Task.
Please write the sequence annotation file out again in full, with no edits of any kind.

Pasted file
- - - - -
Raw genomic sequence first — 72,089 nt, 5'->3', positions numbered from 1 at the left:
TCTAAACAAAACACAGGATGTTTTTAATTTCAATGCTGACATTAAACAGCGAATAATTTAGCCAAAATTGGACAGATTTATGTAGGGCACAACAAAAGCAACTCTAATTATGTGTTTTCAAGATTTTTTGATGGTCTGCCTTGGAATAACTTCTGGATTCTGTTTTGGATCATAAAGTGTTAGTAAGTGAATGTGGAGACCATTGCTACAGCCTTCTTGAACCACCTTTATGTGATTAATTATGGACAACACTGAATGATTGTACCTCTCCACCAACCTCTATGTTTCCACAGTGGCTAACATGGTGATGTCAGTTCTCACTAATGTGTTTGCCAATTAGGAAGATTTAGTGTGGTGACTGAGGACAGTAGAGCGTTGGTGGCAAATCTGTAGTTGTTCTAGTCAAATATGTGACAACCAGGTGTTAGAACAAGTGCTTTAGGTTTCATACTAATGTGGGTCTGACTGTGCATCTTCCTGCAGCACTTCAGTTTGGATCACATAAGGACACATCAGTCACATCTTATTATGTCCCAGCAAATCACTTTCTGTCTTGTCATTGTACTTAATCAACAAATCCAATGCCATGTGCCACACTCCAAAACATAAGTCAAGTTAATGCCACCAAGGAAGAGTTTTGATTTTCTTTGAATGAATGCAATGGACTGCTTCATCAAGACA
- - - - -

Raw genomic sequence first — 72,089 nt, 5'->3', positions numbered from 1 at the left:
TCTAAACAAAACACAGGATGTTTTTAATTTCAATGCTGACATTAAACAGCGAATAATTTAGCCAAAATTGGACAGATTTATGTAGGGCACAACAAAAGCAACTCTAATTATGTGTTTTCAAGATTTTTTGATGGTCTGCCTTGGAATAACTTCTGGATTCTGTTTTGGATCATAAAGTGTTAGTAAGTGAATGTGGAGACCATTGCTACAGCCTTCTTGAACCACCTTTATGTGATTAATTATGGACAACACTGAATGATTGTACCTCTCCACCAACCTCTATGTTTCCACAGTGGCTAACATGGTGATGTCAGTTCTCACTAATGTGTTTGCCAATTAGGAAGATTTAGTGTGGTGACTGAGGACAGTAGAGCGTTGGTGGCAAATCTGTAGTTGTTCTAGTCAAATATGTGACAACCAGGTGTTAGAACAAGTGCTTTAGGTTTCATACTAATGTGGGTCTGACTGTGCATCTTCCTGCAGCACTTCAGTTTGGATCACATAAGGACACATCAGTCACATCTTATTATGTCCCAGCAAATCACTTTCTGTCTTGTCATTGTACTTAATCAACAAATCCAATGCCATGTGCCACACTCCAAAACATAAGTCAAGTTAATGCCACCAAGGAAGAGTTTTGATTTTCTTTGAATGAATGCAATGGACTGCTTCATCAAGACA